JB: I’m not sure how to quantify “a lot.” I guess relative to their numbers it does seem like a lot. There’s a tradition of rather authoritarian administrations at the HBCUs. Given the history of the HBCUs, [that] they were essentially founded for the express purpose of segregation, they have been historically under the gun.
DI: You talked about those issues when you became president of AAUP. Has the situation at HBCUs improved during your presidency, or have things gotten worse?
JB: I think things are worse. One of the major issues, and one that I know Cary Nelson will continue and perhaps be even more militant than I, is the issue of contingent faculty, both part-time and full-time.
DI: What are your hopes or fears for the future of AAUP? Do you see any threats to the organization or its work?
JB: I think there are two major threats, and I think they’re overlapping. And that’s the corporatization — the influence of large companies — and contingent academic labor. I bought into the notion initially that the primary driving force behind this phenomenon was financial. I’m more and more convinced that it has less to do with money than with power. Because contingent labor is powerless.
DI: What has been the reaction to your and Cary’s arrest?
JB: We’ve been getting virtually nothing but incredibly positive feedback from former members and new members. One young graduate student who has been critical of our behavior in the past said he’s never been prouder of being a member. I’ve had congratulations from as far away as Hungary. The very, very few negative comments, from what I gather, are from people outside of academe.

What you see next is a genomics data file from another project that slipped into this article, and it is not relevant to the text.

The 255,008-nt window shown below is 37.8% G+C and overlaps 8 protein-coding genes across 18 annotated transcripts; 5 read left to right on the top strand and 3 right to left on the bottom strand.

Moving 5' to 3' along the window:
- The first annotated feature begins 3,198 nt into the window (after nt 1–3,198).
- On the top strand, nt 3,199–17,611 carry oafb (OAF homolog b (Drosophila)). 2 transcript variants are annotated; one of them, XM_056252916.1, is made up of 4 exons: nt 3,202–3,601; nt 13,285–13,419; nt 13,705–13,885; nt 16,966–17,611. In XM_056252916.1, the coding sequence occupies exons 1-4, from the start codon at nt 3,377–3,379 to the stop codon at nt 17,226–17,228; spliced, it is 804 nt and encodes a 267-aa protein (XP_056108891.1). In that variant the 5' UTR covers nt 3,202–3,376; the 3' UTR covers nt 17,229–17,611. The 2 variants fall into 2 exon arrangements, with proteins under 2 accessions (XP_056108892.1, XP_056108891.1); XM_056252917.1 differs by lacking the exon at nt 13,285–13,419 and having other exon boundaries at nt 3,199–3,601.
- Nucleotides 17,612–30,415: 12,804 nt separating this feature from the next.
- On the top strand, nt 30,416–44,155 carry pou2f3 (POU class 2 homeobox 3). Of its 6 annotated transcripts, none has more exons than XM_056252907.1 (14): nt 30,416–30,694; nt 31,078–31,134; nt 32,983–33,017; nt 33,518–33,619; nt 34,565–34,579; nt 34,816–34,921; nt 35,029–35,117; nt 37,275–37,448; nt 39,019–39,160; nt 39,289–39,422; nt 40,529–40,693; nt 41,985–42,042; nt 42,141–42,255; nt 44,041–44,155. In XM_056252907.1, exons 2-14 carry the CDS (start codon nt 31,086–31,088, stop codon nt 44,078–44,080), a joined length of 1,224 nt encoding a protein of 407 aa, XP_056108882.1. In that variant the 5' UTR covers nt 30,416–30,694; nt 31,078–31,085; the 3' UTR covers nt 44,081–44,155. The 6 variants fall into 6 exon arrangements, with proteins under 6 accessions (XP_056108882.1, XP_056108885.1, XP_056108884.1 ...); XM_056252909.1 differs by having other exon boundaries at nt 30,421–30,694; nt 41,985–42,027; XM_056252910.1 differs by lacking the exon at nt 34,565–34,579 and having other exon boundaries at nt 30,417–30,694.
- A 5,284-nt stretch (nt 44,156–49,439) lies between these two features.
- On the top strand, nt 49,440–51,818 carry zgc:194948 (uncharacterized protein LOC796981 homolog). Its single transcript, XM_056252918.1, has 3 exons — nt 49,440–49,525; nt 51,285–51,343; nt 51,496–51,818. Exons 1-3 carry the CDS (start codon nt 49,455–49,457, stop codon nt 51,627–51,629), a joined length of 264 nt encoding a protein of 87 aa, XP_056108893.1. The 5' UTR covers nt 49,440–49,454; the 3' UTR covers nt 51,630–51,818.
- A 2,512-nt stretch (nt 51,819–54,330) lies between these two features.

DI: Some institutions have come up with alternatives to tenure tracks that are supposedly equal in value. What do you think of that?
JB: Unprintable! Most of the ones that I’m familiar with are ways of circumventing tenure. I can imagine, and perhaps they exist, systems where it really is tenure by another name. Tenure is absolutely essential to academia. There can be no academic freedom without tenure. If you don’t have tenure, you’re vulnerable to being fired for what you say. Without tenure, you know what happens? You’re vulnerable to the opinions of hormonally challenged 18-year-olds who aren’t stupid, who know, “Give me an A, or I’ll give you a bad evaluation.”
DI: What do you say to the argument that once professors get tenure they stop working so hard?
JB: Oh, that’s [expletive]. You can quote me on that. That is one of those ridiculous canards. I’m not saying they don’t exist, but for every professor you can name who stopped working, I can name many who are more productive because they’re now free to pursue their research interest; they’re not worrying about student evaluations and they’re now free to give their best.
DI: What are your hopes for Cary Nelson’s presidency?
JB: I hope he will be able to increase membership. I hope he can raise a significant amount of money for us, and I think he can. He has a reputation as a scholar that will stand him in very good stead. And I think he will continue the spirit of activism. He’s very inventive; he has a way of looking at problems from a few degrees away from the typical viewpoint. He’s brilliant, absolutely brilliant. I think he’s the best possible person to be AAUP president for this era.